By default, replication for Bigtable is eventually consistent. This term means that when you write a change to one cluster, you will eventually be able to read that change from the other clusters in the instance, but only after the change is replicated among the clusters.
If your instance is responsive, the delay for replication is typically a few seconds or minutes, not hours. However, if you're writing a large amount of data to a cluster, or if a cluster is overloaded or temporarily unavailable, it can take time for replication to catch up. Also, replication can take more time if your clusters are far apart. As a result, it's not normally safe to assume that you're always reading the latest value that was written, or that waiting a few seconds after a write gives Bigtable enough time to replicate the change.
If you need a different consistency guarantee, Bigtable can also provide read-your-writes consistency when replication is enabled, which ensures that an application will never read data that is older than its most recent writes. To gain read-your-writes consistency for a group of applications, each application in the group must use an app profile that is configured for single-cluster routing, and all of the app profiles must route requests to the same cluster. You can use the instance's additional clusters at the same time for other purposes.
For some replication use cases, Bigtable can also provide strong consistency, which ensures that all of your applications see your data in the same state. To gain strong consistency, you use the single-cluster routing app-profile configuration for read-your-writes consistency that is described above, but you must not use the instance's additional clusters unless you need to fail over to a different cluster. Review the examples of replication settings to see if this is possible for your use case.
Each cell value in a Bigtable table is uniquely identified by the four-tuple (row key, column family, column qualifier, timestamp). In the rare event that two writes with the exact same four-tuple are sent to two different clusters, Bigtable automatically resolves the conflict using an internal last write wins algorithm based on the server-side time. The Bigtable "last write wins" implementation is deterministic, and when replication catches up, all clusters have the same value for the four-tuple.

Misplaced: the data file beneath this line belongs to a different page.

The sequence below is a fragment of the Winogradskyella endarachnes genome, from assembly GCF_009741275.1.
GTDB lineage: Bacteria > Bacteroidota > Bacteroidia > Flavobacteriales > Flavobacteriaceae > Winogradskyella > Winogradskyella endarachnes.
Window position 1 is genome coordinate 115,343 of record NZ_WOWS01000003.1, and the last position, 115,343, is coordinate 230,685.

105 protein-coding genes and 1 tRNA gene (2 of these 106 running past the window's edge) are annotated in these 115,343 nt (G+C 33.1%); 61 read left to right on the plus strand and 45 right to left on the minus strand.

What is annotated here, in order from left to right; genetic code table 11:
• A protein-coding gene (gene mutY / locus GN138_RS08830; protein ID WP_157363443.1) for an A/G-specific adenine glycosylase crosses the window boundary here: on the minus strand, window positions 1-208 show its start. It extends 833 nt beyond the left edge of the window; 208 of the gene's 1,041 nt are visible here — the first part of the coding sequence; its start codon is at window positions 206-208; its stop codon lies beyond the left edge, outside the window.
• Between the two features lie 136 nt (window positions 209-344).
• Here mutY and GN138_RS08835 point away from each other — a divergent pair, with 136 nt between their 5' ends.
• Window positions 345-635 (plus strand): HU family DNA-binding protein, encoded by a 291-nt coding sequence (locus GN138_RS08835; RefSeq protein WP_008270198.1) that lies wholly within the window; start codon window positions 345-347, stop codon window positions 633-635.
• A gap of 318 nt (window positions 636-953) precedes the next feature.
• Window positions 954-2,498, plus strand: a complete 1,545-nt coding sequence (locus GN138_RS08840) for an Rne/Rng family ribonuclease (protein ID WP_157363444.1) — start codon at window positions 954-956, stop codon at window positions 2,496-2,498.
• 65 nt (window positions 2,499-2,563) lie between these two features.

If an instance uses replication, you use application profiles, or app profiles, to specify routing policies. App profiles also determine whether you can perform single-row transactions, which include read-modify-write operations (including increments and appends) and check-and-mutate operations (also known as conditional mutations or conditional writes).
Every app profile has a routing policy that controls which clusters handle incoming requests from your applications. Options for routing policies include the following:
- Single-cluster routing: Sends all requests to a single cluster that you specify.
- Multi-cluster routing to any cluster: Sends requests to the nearest available cluster in the instance.
- Cluster group routing: Sends requests to the nearest available cluster within a cluster group that you specify in the app profile settings.
If a Cloud Bigtable cluster becomes unresponsive, replication makes it possible for incoming traffic to fail over to another cluster in the same instance. Failovers can be either manual or automatic, depending on the app profile an application is using and how the app profile is configured.
For details, see Failovers.
Dropping row ranges when replication is enabled
The Bigtable Admin API enables you to drop a contiguous range of rows from a table based on their row keys. In instances that do not use replication, Bigtable can drop a row range quickly and efficiently. However, when replication is enabled, dropping a row range is significantly slower and much less efficient.
- Find the right replication settings for your use case.
- Create an instance that uses replication.
- Enable replication for an existing instance.
- Learn about the replication settings in app profiles.
- Find out how to complete a manual failover.